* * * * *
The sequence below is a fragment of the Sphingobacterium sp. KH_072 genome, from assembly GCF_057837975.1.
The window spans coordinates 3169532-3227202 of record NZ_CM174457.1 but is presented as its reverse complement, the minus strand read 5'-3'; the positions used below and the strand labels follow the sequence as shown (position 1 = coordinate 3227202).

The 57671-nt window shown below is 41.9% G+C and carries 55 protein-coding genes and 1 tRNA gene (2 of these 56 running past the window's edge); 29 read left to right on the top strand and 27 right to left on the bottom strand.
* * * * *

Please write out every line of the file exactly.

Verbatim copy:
The sequence below is a fragment of the Sphingobacterium sp. KH_072 genome, from assembly GCF_057837975.1.
The window spans coordinates 3169532-3227202 of record NZ_CM174457.1 but is presented as its reverse complement, the minus strand read 5'-3'; the positions used below and the strand labels follow the sequence as shown (position 1 = coordinate 3227202).

The 57671-nt window shown below is 41.9% G+C and carries 55 protein-coding genes and 1 tRNA gene (2 of these 56 running past the window's edge); 29 read left to right on the top strand and 27 right to left on the bottom strand.